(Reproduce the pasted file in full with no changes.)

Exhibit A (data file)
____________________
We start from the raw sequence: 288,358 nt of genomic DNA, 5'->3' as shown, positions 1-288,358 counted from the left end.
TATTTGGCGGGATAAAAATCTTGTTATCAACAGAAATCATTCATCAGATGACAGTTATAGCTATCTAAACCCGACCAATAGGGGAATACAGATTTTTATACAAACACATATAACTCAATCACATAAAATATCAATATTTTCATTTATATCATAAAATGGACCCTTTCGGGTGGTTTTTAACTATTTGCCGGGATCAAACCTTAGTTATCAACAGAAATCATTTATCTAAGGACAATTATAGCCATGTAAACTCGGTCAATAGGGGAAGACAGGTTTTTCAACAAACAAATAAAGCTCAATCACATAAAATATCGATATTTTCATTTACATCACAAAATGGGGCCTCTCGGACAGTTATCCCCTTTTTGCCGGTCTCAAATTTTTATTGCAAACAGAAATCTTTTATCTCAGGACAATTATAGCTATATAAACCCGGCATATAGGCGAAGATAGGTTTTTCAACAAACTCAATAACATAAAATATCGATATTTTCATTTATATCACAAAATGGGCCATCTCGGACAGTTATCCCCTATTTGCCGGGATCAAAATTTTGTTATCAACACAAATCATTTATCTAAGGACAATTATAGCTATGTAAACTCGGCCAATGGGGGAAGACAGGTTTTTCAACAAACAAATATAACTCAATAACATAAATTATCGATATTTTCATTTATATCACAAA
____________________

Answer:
We start from the raw sequence: 288,358 nt of genomic DNA, 5'->3' as shown, positions 1-288,358 counted from the left end.
TATTTGGCGGGATAAAAATCTTGTTATCAACAGAAATCATTCATCAGATGACAGTTATAGCTATCTAAACCCGACCAATAGGGGAATACAGATTTTTATACAAACACATATAACTCAATCACATAAAATATCAATATTTTCATTTATATCATAAAATGGACCCTTTCGGGTGGTTTTTAACTATTTGCCGGGATCAAACCTTAGTTATCAACAGAAATCATTTATCTAAGGACAATTATAGCCATGTAAACTCGGTCAATAGGGGAAGACAGGTTTTTCAACAAACAAATAAAGCTCAATCACATAAAATATCGATATTTTCATTTACATCACAAAATGGGGCCTCTCGGACAGTTATCCCCTTTTTGCCGGTCTCAAATTTTTATTGCAAACAGAAATCTTTTATCTCAGGACAATTATAGCTATATAAACCCGGCATATAGGCGAAGATAGGTTTTTCAACAAACTCAATAACATAAAATATCGATATTTTCATTTATATCACAAAATGGGCCATCTCGGACAGTTATCCCCTATTTGCCGGGATCAAAATTTTGTTATCAACACAAATCATTTATCTAAGGACAATTATAGCTATGTAAACTCGGCCAATGGGGGAAGACAGGTTTTTCAACAAACAAATATAACTCAATAACATAAATTATCGATATTTTCATTTATATCACAAA